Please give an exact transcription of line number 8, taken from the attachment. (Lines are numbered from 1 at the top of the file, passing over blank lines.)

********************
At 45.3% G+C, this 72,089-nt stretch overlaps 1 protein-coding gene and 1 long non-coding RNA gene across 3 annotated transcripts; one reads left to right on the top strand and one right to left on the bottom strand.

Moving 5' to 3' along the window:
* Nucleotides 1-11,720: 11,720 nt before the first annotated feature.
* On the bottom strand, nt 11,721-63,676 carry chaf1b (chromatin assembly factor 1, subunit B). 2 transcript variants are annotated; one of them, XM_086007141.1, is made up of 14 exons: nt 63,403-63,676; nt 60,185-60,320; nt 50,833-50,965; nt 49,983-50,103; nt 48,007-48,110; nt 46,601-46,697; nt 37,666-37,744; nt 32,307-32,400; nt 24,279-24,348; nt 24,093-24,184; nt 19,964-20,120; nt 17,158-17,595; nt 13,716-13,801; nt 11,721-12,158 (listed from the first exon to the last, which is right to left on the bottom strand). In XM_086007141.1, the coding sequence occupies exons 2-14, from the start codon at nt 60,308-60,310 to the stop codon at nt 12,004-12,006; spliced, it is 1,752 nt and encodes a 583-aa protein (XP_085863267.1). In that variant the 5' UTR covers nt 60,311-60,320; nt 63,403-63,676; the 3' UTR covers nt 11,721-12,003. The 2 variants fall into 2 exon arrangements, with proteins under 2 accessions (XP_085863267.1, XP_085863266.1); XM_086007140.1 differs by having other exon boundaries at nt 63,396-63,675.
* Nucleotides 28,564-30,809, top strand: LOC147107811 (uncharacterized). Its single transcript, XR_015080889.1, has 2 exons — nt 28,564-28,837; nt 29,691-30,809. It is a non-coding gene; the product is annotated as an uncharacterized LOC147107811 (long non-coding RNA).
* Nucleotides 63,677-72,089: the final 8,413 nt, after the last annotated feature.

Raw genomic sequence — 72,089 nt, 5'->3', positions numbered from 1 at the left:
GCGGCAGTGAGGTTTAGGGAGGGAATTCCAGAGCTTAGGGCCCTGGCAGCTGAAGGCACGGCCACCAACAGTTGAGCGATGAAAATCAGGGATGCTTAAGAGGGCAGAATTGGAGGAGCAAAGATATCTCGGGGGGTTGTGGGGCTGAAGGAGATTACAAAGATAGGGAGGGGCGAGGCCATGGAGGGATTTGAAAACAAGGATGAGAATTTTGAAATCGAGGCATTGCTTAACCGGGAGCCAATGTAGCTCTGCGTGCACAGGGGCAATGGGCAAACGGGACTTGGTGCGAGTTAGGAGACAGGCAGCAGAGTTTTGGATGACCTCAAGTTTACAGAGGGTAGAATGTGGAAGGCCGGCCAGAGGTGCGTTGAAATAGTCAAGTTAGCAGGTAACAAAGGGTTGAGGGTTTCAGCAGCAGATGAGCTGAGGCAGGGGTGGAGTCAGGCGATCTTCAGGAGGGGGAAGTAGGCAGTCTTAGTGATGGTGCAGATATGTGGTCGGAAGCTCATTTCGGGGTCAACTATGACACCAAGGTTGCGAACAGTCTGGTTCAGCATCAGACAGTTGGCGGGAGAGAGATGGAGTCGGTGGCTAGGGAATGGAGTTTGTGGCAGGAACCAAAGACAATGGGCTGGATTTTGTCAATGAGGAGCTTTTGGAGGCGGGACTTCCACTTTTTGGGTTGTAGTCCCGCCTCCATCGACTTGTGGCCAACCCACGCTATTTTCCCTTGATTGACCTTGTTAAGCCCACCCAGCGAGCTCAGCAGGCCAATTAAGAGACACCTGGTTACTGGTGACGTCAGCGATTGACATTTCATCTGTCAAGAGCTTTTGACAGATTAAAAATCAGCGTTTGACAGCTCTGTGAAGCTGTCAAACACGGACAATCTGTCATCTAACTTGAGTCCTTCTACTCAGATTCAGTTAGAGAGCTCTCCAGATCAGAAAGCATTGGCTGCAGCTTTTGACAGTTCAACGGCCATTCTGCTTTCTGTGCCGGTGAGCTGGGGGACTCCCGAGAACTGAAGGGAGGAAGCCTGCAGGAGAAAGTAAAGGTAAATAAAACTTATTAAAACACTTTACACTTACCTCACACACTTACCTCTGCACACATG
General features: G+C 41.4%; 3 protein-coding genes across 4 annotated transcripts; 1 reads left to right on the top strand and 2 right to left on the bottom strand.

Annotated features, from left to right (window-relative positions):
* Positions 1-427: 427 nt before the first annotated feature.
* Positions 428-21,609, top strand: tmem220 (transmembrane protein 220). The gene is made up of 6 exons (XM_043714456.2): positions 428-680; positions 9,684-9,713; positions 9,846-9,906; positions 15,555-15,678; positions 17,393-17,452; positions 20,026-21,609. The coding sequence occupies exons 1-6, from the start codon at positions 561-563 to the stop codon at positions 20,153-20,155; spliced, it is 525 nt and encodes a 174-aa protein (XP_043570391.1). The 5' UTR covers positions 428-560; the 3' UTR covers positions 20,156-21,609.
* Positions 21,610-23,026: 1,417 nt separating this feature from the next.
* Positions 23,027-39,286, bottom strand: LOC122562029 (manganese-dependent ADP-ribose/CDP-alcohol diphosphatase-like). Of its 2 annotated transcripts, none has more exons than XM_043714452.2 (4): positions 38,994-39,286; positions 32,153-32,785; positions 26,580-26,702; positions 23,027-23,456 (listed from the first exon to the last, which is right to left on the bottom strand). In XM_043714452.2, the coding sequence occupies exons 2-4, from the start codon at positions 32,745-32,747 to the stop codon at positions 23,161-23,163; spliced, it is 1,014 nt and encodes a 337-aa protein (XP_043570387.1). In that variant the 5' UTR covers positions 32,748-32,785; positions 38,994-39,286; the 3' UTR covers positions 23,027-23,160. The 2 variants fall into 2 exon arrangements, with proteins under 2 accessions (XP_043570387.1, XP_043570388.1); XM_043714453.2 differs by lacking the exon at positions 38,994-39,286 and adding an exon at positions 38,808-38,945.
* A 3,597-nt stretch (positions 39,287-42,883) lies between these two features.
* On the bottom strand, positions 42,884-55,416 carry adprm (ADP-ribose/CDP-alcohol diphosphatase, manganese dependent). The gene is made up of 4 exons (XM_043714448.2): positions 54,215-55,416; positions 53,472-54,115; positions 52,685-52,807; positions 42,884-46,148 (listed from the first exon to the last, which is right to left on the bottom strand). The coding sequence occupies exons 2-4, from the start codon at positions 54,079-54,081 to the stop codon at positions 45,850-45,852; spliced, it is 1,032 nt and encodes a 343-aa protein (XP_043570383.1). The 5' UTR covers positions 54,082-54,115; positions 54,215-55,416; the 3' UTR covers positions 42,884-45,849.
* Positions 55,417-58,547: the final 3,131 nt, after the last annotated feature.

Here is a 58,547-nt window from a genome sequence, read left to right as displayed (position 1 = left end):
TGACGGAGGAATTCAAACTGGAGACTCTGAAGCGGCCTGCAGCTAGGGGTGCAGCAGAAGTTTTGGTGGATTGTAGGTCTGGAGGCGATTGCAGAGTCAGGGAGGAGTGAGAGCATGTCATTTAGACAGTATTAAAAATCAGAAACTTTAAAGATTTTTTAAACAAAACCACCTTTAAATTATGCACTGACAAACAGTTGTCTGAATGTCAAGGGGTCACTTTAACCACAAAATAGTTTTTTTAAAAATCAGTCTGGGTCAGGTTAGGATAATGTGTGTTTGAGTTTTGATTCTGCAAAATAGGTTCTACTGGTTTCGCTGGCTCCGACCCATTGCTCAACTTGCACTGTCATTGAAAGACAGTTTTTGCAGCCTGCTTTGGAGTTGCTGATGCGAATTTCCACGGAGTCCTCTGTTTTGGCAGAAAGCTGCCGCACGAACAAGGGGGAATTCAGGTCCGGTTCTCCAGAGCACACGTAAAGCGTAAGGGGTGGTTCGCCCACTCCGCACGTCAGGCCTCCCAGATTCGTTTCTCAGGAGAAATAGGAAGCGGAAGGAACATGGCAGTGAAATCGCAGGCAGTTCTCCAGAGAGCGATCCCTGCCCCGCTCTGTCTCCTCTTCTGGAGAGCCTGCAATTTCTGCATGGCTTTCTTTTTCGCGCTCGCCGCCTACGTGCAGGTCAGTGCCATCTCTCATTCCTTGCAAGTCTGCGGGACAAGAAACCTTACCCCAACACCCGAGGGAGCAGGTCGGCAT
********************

GCGGCAGTGAGGTTTAGGGAGGGAATTCCAGAGCTTAGGGCCCTGGCAGCTGAAGGCACGGCCACCAACAGTTGAGCGATGAAAATCAGGGATGCTTAAGAGGGCAGAATTGGAGGAGCAAAGATATCTCGGGGGGTTGTGGGGCTGAAGGAGATTACAAAGATAGGGAGGGGCGAGGCCATGGAGGGATTTGAAAACAAGGATGAGAATTTTGAAATCGAGGCATTGCTTAACCGGGAGCCAATGTAGCTCTGCGTGCACAGGGGCAATGGGCAAACGGGACTTGGTGCGAGTTAGGAGACAGGCAGCAGAGTTTTGGATGACCTCAAGTTTACAGAGGGTAGAATGTGGAAGGCCGGCCAGAGGTGCGTTGAAATAGTCAAGTTAGCAGGTAACAAAGGGTTGAGGGTTTCAGCAGCAGATGAGCTGAGGCAGGGGTGGAGTCAGGCGATCTTCAGGAGGGGGAAGTAGGCAGTCTTAGTGATGGTGCAGATATGTGGTCGGAAGCTCATTTCGGGGTCAACTATGACACCAAGGTTGCGAACAGTCTGGTTCAGCATCAGACAGTTGGCGGGAGAGAGATGGAGTCGGTGGCTAGGGAATGGAGTTTGTGGCAGGAACCAAAGACAATGGGCTGGATTTTGTCAATGAGGAGCTTTTGGAGGCGGGACTTCCACTTTTTGGGTTGTAGTCCCGCCTCCATCGACTTGTGGCCAACCCACGCTATTTTCCCTTGATTGACCTTGTTAAGCCCACCCAGCGAGCTCAGCAGGCCAATTAAGAGACACCTGGTTACTGGTGACGTCAGCGATTGACATTTCATCTGTCAAGAGCTTTTGACAGATTAAAAATCAGCGTTTGACAGCTCTGTGAAGCTGTCAAACACGGACAATCTGTCATCTAACTTGAGTCCTTCTACTCAGATTCAGTTAGAGAGCTCTCCAGATCAGAAAGCATTGGCTGCAGCTTTTGACAGTTCAACGGCCATTCTGCTTTCTGTGCCGGTGAGCTGGGGGACTCCCGAGAACTGAAGGGAGGAAGCCTGCAGGAGAAAGTAAAGGTAAATAAAACTTATTAAAACACTTTACACTTACCTCACACACTTACCTCTGCACACATG